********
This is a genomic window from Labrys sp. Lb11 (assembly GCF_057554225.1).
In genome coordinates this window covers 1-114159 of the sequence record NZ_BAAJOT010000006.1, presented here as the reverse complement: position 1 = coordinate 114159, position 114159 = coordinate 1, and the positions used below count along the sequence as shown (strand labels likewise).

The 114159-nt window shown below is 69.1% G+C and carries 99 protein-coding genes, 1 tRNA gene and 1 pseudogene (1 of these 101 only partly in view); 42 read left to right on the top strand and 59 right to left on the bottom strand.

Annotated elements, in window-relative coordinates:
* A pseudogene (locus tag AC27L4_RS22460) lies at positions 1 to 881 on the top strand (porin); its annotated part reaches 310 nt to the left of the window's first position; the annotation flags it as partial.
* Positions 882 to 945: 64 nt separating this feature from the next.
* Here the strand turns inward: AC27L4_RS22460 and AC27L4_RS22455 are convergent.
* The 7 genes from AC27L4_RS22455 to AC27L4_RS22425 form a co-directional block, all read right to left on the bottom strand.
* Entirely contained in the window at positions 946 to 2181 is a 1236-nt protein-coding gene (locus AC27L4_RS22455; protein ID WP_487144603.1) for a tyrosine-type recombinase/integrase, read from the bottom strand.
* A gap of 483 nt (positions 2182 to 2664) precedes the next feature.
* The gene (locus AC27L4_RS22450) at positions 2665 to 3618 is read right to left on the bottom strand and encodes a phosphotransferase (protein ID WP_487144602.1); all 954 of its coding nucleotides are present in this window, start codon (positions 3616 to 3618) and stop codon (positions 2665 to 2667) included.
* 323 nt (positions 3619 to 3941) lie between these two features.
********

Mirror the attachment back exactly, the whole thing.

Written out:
This is a genomic window from Labrys sp. Lb11 (assembly GCF_057554225.1).
In genome coordinates this window covers 1-114159 of the sequence record NZ_BAAJOT010000006.1, presented here as the reverse complement: position 1 = coordinate 114159, position 114159 = coordinate 1, and the positions used below count along the sequence as shown (strand labels likewise).

The 114159-nt window shown below is 69.1% G+C and carries 99 protein-coding genes, 1 tRNA gene and 1 pseudogene (1 of these 101 only partly in view); 42 read left to right on the top strand and 59 right to left on the bottom strand.

Annotated elements, in window-relative coordinates:
* A pseudogene (locus tag AC27L4_RS22460) lies at positions 1 to 881 on the top strand (porin); its annotated part reaches 310 nt to the left of the window's first position; the annotation flags it as partial.
* Positions 882 to 945: 64 nt separating this feature from the next.
* Here the strand turns inward: AC27L4_RS22460 and AC27L4_RS22455 are convergent.
* The 7 genes from AC27L4_RS22455 to AC27L4_RS22425 form a co-directional block, all read right to left on the bottom strand.
* Entirely contained in the window at positions 946 to 2181 is a 1236-nt protein-coding gene (locus AC27L4_RS22455; protein ID WP_487144603.1) for a tyrosine-type recombinase/integrase, read from the bottom strand.
* A gap of 483 nt (positions 2182 to 2664) precedes the next feature.
* The gene (locus AC27L4_RS22450) at positions 2665 to 3618 is read right to left on the bottom strand and encodes a phosphotransferase (protein ID WP_487144602.1); all 954 of its coding nucleotides are present in this window, start codon (positions 3616 to 3618) and stop codon (positions 2665 to 2667) included.
* 323 nt (positions 3619 to 3941) lie between these two features.